“Oh, I know that, I know that. But, Em, your gram and I, we love you with all our hearts. You are our favorite. Just ask your grammy, she’ll tell you too; you’re our Number One. Now you know that don’tcha?”
“Of course I do; you always tell me.”
“I just don’t want ya to forget it! You are a special. Your grammy and I love you even more than our own kids. Now your gram, she don’t none love me much anymore; can’t say that I blame her, but I still love her. She knows that, yup, she knows that. But you, YOU are her favorite. She loves you more than anything in this world. You make her very proud. Me, too. We both know that some day you’re gonna do something amazing. You are a blessed – don’t ya forget that ok?”
“I won’t, grandpop.”
“And don’t you go ending up like me or your da! We two are nothin’ but a pair a boozers and that life ain’t for you. Tomorrow I’ll go waking up, and my head will hurt from all those ales, I won’t be able to breath cause my windbags will be so clogged from all that smoke, and I’ll feel miserable, but you know what?”
“I’ll be right back sittin’ on my stool at the Brandon tomorrow night too,‘cause I ain’t got nothin’ better to do. You need a better life, boy, and trust me, my bones are tellin’ me you will have one!”
Emcorae had heard this praise countless times before – he didn’t didn’t believe his grandsire’s predictions of greatness and doubted he’d ever have the life experiences to match Alfrancos. And yet, even though it was embarrassing to hear his grandfather talk about him so, still it was nice for the boy to know that Alfranco believed in him so much.
Meanwhile, Alfranco prattled on, “You need to get out of this boring town, Em, go see the world. Where do you want your gram and I to take you on our next trip?”
Each year since he was three years old Emcorae’s grandparents had taken him on little trips around Pennal to visit relatives and such; never too far away but enough to know that there was more to the world than just what his home village had to offer. “I don’t care where we go, I’m sure it will be fun.”
“Alrighty then, you just go tell your gram where you want to go and come springtime that’s what we three will do, ok? Now I’d say it’s about time for bed, wouldn’t you?”
“Sounds good to me.” Emcorae replied, but then remembered something else, “Hey, grandpop, when you was telling that tale about the Morati, you forgot to talk about your dagger.” Then, after a pause, he added, “And…I was wondering…are…are there really such things as Gar-gargoyles?!”
Despite all the alcohol, Alfranco’s eyes lit up as he smiled slyly, “Ah, ah, ah, boy, I didn’t forget nothin’! Don’t you none worry much about Gargoyles. Stories about them are naught but old wives’ tales.” But then, with a sudden pain in his eyes that Emcorae had never seen before, Alfranco leaned in close and whispered, “The Gargoyles are MY burden, Em, not yours.”
Emcorae was confused by his grandsire’s explanation, and not sure how to respond. Like other boys his age, he’d eagerly exchanged his shared of weird-but-true stories with his friends about gargoyles – those green-scaled, reptilian-like man-beasts that flew around via giant leathery wings to terrorize unwary villagers who got lost in the countryside at night – but Emcorae never believed them himself (or at least he didn’t want to believe them).
Yet what the confused boy did not – could not – have known was that his grandfather had, in fact, been battling demons in his dreams for decades – ever since his war time days. Then it was that Alfranco had witnessed horrible things that had irrevocably scarred his psyche – images of atrocities forever burned into his mind that had continually (but silently) tormented him ever since.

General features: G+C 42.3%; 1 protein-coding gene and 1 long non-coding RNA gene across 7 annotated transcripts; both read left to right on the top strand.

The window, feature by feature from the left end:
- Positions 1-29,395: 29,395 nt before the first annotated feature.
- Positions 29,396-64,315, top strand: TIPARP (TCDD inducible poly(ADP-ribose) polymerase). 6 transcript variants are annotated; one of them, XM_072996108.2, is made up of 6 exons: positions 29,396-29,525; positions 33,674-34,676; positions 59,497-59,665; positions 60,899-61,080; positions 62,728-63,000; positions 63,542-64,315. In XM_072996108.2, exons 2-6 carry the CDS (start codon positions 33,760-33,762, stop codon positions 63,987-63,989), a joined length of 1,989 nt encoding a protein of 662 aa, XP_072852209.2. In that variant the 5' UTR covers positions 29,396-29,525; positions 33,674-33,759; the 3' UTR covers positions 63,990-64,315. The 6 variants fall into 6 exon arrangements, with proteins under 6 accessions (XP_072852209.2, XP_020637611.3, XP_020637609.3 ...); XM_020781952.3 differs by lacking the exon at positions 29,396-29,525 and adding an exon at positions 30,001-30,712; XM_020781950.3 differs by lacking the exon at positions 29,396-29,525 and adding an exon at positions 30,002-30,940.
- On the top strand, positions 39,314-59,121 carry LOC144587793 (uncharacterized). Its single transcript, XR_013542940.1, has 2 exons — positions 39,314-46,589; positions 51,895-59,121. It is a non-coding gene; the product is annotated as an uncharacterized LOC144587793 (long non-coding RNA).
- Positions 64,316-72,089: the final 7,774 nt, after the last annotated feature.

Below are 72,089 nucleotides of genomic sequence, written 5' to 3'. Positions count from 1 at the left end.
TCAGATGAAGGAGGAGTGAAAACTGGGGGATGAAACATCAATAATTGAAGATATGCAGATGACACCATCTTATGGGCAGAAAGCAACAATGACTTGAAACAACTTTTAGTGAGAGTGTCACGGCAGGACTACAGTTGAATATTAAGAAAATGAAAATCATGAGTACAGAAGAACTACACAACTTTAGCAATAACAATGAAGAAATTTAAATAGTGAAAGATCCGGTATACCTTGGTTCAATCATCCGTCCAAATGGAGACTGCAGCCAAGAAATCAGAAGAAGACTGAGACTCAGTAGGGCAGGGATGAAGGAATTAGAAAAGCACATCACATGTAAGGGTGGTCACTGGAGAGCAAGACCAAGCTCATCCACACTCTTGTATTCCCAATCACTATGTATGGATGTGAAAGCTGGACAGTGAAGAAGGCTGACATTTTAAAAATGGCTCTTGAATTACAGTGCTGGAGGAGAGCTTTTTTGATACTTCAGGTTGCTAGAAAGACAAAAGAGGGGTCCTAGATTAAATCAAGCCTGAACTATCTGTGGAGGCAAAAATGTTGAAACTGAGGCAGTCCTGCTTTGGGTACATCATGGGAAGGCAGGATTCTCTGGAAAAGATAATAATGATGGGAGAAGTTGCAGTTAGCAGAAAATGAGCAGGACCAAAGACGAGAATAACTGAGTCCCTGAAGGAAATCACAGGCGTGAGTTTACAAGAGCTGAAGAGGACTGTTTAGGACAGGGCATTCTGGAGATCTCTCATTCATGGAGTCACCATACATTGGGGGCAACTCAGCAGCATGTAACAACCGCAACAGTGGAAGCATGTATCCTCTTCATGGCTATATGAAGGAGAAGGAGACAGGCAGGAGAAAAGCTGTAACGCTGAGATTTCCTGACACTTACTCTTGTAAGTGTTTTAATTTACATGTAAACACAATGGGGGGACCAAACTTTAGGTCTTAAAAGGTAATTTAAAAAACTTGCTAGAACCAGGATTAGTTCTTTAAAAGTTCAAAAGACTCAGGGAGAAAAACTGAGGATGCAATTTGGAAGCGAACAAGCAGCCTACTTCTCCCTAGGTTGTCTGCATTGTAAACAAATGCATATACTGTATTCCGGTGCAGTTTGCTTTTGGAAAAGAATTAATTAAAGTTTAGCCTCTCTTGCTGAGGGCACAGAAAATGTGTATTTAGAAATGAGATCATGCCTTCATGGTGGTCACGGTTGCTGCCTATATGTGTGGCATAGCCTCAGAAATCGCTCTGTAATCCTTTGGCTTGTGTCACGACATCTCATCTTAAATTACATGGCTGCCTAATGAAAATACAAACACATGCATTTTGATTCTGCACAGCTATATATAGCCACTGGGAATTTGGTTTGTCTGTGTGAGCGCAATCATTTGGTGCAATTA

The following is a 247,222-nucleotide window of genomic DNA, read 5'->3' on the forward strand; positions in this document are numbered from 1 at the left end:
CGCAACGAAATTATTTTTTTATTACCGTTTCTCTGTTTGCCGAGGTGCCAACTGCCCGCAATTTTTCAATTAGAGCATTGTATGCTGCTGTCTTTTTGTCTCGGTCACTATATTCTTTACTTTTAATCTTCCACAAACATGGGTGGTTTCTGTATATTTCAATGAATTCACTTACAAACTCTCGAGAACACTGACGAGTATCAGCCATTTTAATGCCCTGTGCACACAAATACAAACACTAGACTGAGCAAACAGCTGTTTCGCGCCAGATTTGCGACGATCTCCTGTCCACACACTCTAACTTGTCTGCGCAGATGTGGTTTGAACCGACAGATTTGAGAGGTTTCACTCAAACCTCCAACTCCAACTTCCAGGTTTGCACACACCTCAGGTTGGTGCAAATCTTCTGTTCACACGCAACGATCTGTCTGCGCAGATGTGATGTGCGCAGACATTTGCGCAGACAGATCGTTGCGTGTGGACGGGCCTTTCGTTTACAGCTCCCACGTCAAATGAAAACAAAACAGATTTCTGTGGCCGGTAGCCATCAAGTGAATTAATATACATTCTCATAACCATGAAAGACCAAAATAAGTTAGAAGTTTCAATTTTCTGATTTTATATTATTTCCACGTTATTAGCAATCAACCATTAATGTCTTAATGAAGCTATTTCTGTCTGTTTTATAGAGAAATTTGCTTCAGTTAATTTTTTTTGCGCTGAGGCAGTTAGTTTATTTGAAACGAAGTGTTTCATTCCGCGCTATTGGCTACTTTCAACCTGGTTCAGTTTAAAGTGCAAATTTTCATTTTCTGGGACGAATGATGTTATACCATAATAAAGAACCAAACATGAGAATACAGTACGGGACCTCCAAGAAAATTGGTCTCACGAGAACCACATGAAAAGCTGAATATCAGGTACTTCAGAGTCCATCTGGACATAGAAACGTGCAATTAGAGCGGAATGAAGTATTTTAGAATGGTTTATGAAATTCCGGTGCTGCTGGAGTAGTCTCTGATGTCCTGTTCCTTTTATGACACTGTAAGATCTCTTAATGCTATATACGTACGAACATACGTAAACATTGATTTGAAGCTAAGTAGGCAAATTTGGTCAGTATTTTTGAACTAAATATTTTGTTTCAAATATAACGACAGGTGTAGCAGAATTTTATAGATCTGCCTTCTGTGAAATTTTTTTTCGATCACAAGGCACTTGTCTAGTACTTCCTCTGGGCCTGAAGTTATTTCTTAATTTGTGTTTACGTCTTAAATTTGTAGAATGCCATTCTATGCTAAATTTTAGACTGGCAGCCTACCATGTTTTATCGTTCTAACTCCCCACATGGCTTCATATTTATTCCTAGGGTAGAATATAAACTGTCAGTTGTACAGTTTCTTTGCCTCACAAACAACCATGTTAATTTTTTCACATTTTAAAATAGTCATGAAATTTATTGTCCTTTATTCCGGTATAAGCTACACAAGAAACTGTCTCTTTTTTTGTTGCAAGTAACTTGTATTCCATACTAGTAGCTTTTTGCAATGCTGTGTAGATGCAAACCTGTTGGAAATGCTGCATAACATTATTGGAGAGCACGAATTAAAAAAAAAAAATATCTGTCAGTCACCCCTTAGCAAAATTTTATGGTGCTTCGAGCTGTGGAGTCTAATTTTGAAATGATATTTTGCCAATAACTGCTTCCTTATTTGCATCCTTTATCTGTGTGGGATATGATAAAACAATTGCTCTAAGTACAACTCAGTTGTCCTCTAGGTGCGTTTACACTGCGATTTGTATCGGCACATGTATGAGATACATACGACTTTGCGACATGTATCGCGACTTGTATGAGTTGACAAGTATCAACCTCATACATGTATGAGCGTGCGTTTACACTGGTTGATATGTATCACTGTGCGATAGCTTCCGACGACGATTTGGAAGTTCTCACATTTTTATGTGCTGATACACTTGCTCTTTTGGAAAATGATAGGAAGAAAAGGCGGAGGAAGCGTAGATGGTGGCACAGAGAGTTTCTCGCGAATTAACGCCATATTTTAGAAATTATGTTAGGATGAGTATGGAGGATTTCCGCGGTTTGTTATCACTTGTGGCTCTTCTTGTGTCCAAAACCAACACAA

This was the reason why the old man got drunk off his rocker at the Brandonale – it was his way of self-medicating against the pain. For half a century Alfranco’s plan had worked — by sloshing his mind into oblivion, he’d warded off those demons. However, about a year ago, things changed — for then it was that the old man began to see his demons in the flesh – or more specifically one demon, a gargoyle!
Like is grandson, Alfranco well knew the legends about what a gargoyle was supposed to look like – the ever-cliche flying man-beast with giant wings and green skin – yet the oldster was horrified to see that the demon that taunted him was even scarier than the stories told.
Alfranco’s gargoyle was very bit the flying green specter of his boyhood nightmares, yet the in-the-flesh version that stalked him was somehow far more real. The creature that terrorized the gaffer’s mind was a green-scaled, reptilian-like man-beast whose glowing red eyes oozed evil from beneath a heavy brow. Whenever it stalked Alfranco it seem to take pleasure in menacing the man with its talons – footlong pincers that were affixed to the ends of its humongous leathery wings upon which engorged veins appeared to showcased visibly pulsing blood. Add to that a constant gurgling the gargoyle made as it breathed and the ever present smell of brimstone wherever the creature walked, and its easy to see why the old man feared the demon that haunted him.
And yet, for whatever reason, the beast had always done its dirty work on the periphery of Alfranco’s awareness – just out of his line of sight and always disappearing as soon as the old man thought he spotted it. Because of this, Alfranco was certain his visions were merely figments of his own tortured mind. Wanting nothing more than to cloud these nightmares out of his consciousness, for years now Alfranco had been trying to drink himself into oblivion – for, in his opinion, there wasn’t much need for him in this world any longer, and if the ale helped him to reach the grave sooner, then all the better.